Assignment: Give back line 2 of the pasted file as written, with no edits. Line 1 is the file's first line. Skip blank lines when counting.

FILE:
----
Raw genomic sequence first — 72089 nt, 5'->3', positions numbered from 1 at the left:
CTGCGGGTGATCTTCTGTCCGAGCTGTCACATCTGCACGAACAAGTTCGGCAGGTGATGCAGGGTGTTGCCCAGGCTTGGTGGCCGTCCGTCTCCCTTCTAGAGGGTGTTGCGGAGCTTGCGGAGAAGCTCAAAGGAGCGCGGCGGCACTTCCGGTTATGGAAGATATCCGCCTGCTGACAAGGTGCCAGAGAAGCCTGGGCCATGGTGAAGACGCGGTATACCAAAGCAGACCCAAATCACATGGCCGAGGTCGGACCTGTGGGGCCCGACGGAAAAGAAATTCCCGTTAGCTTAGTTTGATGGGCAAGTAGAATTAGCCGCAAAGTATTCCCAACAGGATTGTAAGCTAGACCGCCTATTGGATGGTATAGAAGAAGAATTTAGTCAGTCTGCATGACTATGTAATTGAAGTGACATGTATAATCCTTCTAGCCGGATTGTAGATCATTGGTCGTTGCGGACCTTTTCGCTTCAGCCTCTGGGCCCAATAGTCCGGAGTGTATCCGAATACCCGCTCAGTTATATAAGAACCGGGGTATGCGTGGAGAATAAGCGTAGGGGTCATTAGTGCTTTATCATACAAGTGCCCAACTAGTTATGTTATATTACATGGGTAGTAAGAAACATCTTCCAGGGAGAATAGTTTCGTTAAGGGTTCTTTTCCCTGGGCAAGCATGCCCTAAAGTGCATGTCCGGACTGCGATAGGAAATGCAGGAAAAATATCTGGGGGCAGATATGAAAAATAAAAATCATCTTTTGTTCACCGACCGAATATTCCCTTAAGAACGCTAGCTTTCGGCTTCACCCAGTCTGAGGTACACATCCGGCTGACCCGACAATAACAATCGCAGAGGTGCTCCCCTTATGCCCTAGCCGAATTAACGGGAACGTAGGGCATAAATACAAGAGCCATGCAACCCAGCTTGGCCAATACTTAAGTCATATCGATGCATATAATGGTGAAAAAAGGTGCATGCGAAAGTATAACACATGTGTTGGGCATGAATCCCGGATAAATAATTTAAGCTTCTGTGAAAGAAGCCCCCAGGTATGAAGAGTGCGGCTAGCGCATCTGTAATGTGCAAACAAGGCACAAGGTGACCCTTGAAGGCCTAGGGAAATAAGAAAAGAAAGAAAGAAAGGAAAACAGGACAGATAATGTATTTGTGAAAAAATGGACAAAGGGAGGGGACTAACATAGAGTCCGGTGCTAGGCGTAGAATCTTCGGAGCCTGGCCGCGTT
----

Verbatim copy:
CTGCGGGTGATCTTCTGTCCGAGCTGTCACATCTGCACGAACAAGTTCGGCAGGTGATGCAGGGTGTTGCCCAGGCTTGGTGGCCGTCCGTCTCCCTTCTAGAGGGTGTTGCGGAGCTTGCGGAGAAGCTCAAAGGAGCGCGGCGGCACTTCCGGTTATGGAAGATATCCGCCTGCTGACAAGGTGCCAGAGAAGCCTGGGCCATGGTGAAGACGCGGTATACCAAAGCAGACCCAAATCACATGGCCGAGGTCGGACCTGTGGGGCCCGACGGAAAAGAAATTCCCGTTAGCTTAGTTTGATGGGCAAGTAGAATTAGCCGCAAAGTATTCCCAACAGGATTGTAAGCTAGACCGCCTATTGGATGGTATAGAAGAAGAATTTAGTCAGTCTGCATGACTATGTAATTGAAGTGACATGTATAATCCTTCTAGCCGGATTGTAGATCATTGGTCGTTGCGGACCTTTTCGCTTCAGCCTCTGGGCCCAATAGTCCGGAGTGTATCCGAATACCCGCTCAGTTATATAAGAACCGGGGTATGCGTGGAGAATAAGCGTAGGGGTCATTAGTGCTTTATCATACAAGTGCCCAACTAGTTATGTTATATTACATGGGTAGTAAGAAACATCTTCCAGGGAGAATAGTTTCGTTAAGGGTTCTTTTCCCTGGGCAAGCATGCCCTAAAGTGCATGTCCGGACTGCGATAGGAAATGCAGGAAAAATATCTGGGGGCAGATATGAAAAATAAAAATCATCTTTTGTTCACCGACCGAATATTCCCTTAAGAACGCTAGCTTTCGGCTTCACCCAGTCTGAGGTACACATCCGGCTGACCCGACAATAACAATCGCAGAGGTGCTCCCCTTATGCCCTAGCCGAATTAACGGGAACGTAGGGCATAAATACAAGAGCCATGCAACCCAGCTTGGCCAATACTTAAGTCATATCGATGCATATAATGGTGAAAAAAGGTGCATGCGAAAGTATAACACATGTGTTGGGCATGAATCCCGGATAAATAATTTAAGCTTCTGTGAAAGAAGCCCCCAGGTATGAAGAGTGCGGCTAGCGCATCTGTAATGTGCAAACAAGGCACAAGGTGACCCTTGAAGGCCTAGGGAAATAAGAAAAGAAAGAAAGAAAGGAAAACAGGACAGATAATGTATTTGTGAAAAAATGGACAAAGGGAGGGGACTAACATAGAGTCCGGTGCTAGGCGTAGAATCTTCGGAGCCTGGCCGCGTT